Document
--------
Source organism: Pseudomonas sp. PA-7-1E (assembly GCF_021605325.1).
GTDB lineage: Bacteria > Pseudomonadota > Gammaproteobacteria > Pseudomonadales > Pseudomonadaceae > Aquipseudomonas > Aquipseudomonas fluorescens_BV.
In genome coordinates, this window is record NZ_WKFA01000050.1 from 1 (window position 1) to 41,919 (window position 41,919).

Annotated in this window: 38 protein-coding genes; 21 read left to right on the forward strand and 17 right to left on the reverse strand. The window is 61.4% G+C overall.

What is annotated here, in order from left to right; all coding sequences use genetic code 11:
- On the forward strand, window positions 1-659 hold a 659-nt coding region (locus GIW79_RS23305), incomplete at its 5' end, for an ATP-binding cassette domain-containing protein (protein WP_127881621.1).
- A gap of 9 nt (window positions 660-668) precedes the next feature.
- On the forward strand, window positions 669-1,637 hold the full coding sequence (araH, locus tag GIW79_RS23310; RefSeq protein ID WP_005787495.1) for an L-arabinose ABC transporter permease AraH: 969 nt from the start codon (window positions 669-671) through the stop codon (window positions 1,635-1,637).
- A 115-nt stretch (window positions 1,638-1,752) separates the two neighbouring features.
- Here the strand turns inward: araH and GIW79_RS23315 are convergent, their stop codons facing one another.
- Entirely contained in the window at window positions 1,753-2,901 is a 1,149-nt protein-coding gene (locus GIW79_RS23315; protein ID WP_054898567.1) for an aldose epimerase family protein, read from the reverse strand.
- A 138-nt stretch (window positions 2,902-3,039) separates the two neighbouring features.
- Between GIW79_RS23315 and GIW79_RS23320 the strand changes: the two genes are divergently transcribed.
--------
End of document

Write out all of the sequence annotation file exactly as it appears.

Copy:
Source organism: Pseudomonas sp. PA-7-1E (assembly GCF_021605325.1).
GTDB lineage: Bacteria > Pseudomonadota > Gammaproteobacteria > Pseudomonadales > Pseudomonadaceae > Aquipseudomonas > Aquipseudomonas fluorescens_BV.
In genome coordinates, this window is record NZ_WKFA01000050.1 from 1 (window position 1) to 41,919 (window position 41,919).

Annotated in this window: 38 protein-coding genes; 21 read left to right on the forward strand and 17 right to left on the reverse strand. The window is 61.4% G+C overall.

What is annotated here, in order from left to right; all coding sequences use genetic code 11:
- On the forward strand, window positions 1-659 hold a 659-nt coding region (locus GIW79_RS23305), incomplete at its 5' end, for an ATP-binding cassette domain-containing protein (protein WP_127881621.1).
- A gap of 9 nt (window positions 660-668) precedes the next feature.
- On the forward strand, window positions 669-1,637 hold the full coding sequence (araH, locus tag GIW79_RS23310; RefSeq protein ID WP_005787495.1) for an L-arabinose ABC transporter permease AraH: 969 nt from the start codon (window positions 669-671) through the stop codon (window positions 1,635-1,637).
- A 115-nt stretch (window positions 1,638-1,752) separates the two neighbouring features.
- Here the strand turns inward: araH and GIW79_RS23315 are convergent, their stop codons facing one another.
- Entirely contained in the window at window positions 1,753-2,901 is a 1,149-nt protein-coding gene (locus GIW79_RS23315; protein ID WP_054898567.1) for an aldose epimerase family protein, read from the reverse strand.
- A 138-nt stretch (window positions 2,902-3,039) separates the two neighbouring features.
- Between GIW79_RS23315 and GIW79_RS23320 the strand changes: the two genes are divergently transcribed.